16 September 2020
In recent years, the Consumer Ombudsman has examined the comparison and tendering services of credits as part of its credit supervision. Based on the observations, there are shortcomings in the marketing of credit comparison services, for the rectifying of which the Consumer Ombudsman has sent a letter of guidelines to the service providers. In its guidelines, the Consumer Ombudsman also reminded the service providers of a ban on direct marketing of credits which will be in force until the end of this year.
The credit market offers various credit comparison and tendering services through which consumers can apply for credit and receive credit offers from several different lenders. Based on observations made by the Consumer Ombudsman, the websites of the service providers contain misleading and unclear information.
In its letter of guidelines, the Consumer Ombudsman reminded the comparison and tendering services that they must comply with certain consumer credit provisions of the Consumer Protection Act. Such provisions include good lending practices and the obligation to provide information when advertising credit.
Comparisons have been advertised with unjustified claims of coverage and affordability
Based on the observations made by the Consumer Ombudsman, credit comparison websites often attempt to create an impression that comparisons and competitive tendering made on behalf of the consumer are more comprehensive than they actually are. Typically, the comparisons have only covered credits offered by the partners of the service providers.
“If the service provider fails to clearly describe the partners, the consumer may obtain a misleading perception of the coverage of the comparison and the impartiality of the service. From the viewpoint of consumers, it is important that in the marketing of a service, information about partners and the role of the service are made transparent, “says Consumer Ombudsman Katri Väänänen.
Moreover, in the marketing of services, service providers may have argued, without supporting evidence, that the credit provided through them is always cheaper or that the consumer receives tangible savings by combining their existing loans through the service provide. In its guidelines, the Consumer Ombudsman emphasised the fact that making such claims is not justified in a situation where the service provider only compares the credits of its partners.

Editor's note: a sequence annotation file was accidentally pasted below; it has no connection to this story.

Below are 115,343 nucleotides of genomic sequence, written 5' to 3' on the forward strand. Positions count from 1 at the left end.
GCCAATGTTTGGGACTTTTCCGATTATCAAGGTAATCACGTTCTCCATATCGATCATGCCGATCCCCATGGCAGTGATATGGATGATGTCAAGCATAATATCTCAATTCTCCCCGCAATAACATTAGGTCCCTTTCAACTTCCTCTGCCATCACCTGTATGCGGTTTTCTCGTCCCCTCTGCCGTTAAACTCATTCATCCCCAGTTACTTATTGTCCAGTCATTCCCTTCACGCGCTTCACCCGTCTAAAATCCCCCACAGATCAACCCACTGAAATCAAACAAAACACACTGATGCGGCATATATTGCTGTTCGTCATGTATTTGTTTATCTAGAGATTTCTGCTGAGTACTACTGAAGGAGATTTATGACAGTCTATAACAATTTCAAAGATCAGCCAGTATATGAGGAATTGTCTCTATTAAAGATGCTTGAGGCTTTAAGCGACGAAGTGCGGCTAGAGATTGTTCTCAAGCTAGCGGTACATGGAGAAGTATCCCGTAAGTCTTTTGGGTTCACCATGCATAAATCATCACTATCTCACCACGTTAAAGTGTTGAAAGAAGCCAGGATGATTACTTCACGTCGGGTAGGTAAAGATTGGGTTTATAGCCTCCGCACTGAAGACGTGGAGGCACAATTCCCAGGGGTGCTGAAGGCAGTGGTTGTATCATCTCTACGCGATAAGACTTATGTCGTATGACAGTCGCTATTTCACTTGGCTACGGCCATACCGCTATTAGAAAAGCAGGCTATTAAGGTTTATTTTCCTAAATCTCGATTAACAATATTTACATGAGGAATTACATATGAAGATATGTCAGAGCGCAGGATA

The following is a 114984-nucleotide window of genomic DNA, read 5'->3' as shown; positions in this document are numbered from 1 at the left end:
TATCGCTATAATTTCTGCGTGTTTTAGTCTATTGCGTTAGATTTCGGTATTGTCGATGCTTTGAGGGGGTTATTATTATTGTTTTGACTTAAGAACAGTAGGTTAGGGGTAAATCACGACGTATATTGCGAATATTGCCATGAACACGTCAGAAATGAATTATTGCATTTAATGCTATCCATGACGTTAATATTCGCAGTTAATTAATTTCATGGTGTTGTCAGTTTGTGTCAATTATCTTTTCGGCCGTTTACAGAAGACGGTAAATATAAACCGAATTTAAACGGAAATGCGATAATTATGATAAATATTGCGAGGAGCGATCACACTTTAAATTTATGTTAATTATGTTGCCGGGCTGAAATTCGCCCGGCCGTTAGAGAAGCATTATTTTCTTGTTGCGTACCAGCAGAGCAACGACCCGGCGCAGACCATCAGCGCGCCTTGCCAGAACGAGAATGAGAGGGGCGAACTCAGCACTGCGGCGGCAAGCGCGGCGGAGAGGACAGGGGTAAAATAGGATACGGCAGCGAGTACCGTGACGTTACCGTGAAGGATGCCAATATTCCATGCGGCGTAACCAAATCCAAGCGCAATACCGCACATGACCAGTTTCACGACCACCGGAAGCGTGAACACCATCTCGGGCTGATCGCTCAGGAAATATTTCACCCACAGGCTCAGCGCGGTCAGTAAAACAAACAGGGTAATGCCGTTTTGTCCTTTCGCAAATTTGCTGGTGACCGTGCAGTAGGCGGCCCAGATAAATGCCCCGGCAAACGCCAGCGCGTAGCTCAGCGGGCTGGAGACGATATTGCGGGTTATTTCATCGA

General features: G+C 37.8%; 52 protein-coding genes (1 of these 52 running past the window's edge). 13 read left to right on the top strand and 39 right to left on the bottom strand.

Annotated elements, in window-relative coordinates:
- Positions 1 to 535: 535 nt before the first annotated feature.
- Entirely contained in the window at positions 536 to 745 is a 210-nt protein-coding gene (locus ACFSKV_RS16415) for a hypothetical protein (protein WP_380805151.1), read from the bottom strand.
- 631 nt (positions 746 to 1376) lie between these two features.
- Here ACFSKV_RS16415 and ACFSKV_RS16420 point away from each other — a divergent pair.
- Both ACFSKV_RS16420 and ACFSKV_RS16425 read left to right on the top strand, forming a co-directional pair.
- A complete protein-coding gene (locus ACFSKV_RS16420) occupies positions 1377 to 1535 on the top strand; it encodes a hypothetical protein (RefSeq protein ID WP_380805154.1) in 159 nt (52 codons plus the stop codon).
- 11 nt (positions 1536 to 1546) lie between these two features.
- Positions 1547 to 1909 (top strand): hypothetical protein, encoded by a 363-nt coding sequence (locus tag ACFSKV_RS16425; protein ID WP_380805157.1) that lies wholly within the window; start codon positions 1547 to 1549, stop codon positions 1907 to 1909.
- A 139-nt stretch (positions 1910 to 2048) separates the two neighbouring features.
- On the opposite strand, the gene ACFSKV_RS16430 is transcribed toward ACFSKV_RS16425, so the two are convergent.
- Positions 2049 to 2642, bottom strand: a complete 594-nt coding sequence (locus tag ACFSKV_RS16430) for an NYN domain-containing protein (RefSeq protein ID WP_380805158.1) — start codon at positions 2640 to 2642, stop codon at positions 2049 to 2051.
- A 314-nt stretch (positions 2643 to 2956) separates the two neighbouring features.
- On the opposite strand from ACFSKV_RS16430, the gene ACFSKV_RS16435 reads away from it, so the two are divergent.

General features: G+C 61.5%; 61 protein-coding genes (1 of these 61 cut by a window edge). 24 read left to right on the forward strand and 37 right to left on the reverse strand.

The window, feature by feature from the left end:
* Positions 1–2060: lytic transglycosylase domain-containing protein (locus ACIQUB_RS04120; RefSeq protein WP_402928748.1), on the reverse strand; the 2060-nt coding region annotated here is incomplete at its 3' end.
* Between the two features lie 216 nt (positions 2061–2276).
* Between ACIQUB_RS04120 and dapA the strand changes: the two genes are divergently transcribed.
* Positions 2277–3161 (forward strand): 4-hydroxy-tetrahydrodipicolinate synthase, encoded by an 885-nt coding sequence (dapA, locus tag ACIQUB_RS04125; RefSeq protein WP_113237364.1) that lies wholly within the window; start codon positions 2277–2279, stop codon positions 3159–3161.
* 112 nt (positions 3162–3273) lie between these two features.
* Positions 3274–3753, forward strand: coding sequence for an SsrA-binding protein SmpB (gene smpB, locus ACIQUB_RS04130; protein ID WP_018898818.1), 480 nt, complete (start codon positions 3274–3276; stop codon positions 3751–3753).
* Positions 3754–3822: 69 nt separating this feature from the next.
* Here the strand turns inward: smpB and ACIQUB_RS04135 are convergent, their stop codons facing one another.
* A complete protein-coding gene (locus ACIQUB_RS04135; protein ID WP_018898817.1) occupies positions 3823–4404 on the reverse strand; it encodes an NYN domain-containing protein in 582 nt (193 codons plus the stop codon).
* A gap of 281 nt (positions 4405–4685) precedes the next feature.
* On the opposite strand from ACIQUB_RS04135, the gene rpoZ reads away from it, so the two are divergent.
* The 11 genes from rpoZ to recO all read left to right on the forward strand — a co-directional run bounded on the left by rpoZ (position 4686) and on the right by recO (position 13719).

Attention must be paid to the way in which credit information is presented
In addition, consumers were not always given all the information required by the Consumer Protection Act in connection with the presentation of credit offers. According to the law, the consumer must be informed about the following:
- actual annual interest on a credit
- interest on the credit and other credit costs
- amount of the credit or the credit limit
- contract duration
- total amount of the credit costs and
- number of payment instalments.
From the consumer's point of view, the key information also includes the type of credit that is marketed, i.e., whether it is a one-time credit or a continuous credit.
In its guidelines, the Consumer Ombudsman noted that when providing information on the credit, attention should be paid to the manner in which credit is presented. Information shall always be provided in a clear and concise manner. For example, it must not be scattered throughout websites; rather, the consumer must be able to easily see all information at a glance.
The prohibition on direct marketing also applies to credit comparison services
In its guidelines, the Consumer Ombudsman also reminded the credit comparison services of the temporary ban imposed on direct marketing of credits. In July, the Consumer Protection Act was temporarily amended so that the interest rate on certain consumer loans was temporarily limited to 10 per cent and, at the same time, the direct marketing of credits was prohibited. Direct marketing of credit comparison and tendering services is also prohibited.
“Direct marketing is prohibited to both new, existing and previous customers until the end of the year. From the perspective of the prohibition, it is irrelevant whether credits are marketed by, for example, a creditor, credit intermediary or other party, “says the Consumer Ombudsman.
It should be noted that even if the temporary interest rate ceiling does not apply to commodity-linked loans, such as hire-purchase transactions or credit card loans, the prohibition on direct marketing also applies to such loans.